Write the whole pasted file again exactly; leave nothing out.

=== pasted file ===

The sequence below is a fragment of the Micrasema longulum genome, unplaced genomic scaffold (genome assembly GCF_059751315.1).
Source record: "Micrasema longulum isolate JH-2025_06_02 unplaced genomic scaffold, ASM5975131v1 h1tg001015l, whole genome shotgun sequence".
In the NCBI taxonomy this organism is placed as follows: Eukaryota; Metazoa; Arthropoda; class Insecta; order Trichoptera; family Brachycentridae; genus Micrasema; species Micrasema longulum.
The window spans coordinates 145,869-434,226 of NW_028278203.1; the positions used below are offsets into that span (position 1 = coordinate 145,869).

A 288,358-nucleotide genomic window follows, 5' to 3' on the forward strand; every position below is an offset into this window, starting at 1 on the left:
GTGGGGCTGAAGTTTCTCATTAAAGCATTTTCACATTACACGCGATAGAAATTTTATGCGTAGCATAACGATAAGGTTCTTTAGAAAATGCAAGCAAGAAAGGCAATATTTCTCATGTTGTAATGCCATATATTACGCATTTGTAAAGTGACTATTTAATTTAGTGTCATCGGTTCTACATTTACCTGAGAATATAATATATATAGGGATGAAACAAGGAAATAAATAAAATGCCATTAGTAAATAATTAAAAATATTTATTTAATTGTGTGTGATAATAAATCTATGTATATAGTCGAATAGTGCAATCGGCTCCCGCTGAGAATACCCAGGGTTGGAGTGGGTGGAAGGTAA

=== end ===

The sequence below is a fragment of the Micrasema longulum genome, unplaced genomic scaffold (genome assembly GCF_059751315.1).
Source record: "Micrasema longulum isolate JH-2025_06_02 unplaced genomic scaffold, ASM5975131v1 h1tg001015l, whole genome shotgun sequence".
In the NCBI taxonomy this organism is placed as follows: Eukaryota; Metazoa; Arthropoda; class Insecta; order Trichoptera; family Brachycentridae; genus Micrasema; species Micrasema longulum.
The window spans coordinates 145,869-434,226 of NW_028278203.1; the positions used below are offsets into that span (position 1 = coordinate 145,869).

A 288,358-nucleotide genomic window follows, 5' to 3' on the forward strand; every position below is an offset into this window, starting at 1 on the left:
GTGGGGCTGAAGTTTCTCATTAAAGCATTTTCACATTACACGCGATAGAAATTTTATGCGTAGCATAACGATAAGGTTCTTTAGAAAATGCAAGCAAGAAAGGCAATATTTCTCATGTTGTAATGCCATATATTACGCATTTGTAAAGTGACTATTTAATTTAGTGTCATCGGTTCTACATTTACCTGAGAATATAATATATATAGGGATGAAACAAGGAAATAAATAAAATGCCATTAGTAAATAATTAAAAATATTTATTTAATTGTGTGTGATAATAAATCTATGTATATAGTCGAATAGTGCAATCGGCTCCCGCTGAGAATACCCAGGGTTGGAGTGGGTGGAAGGTAA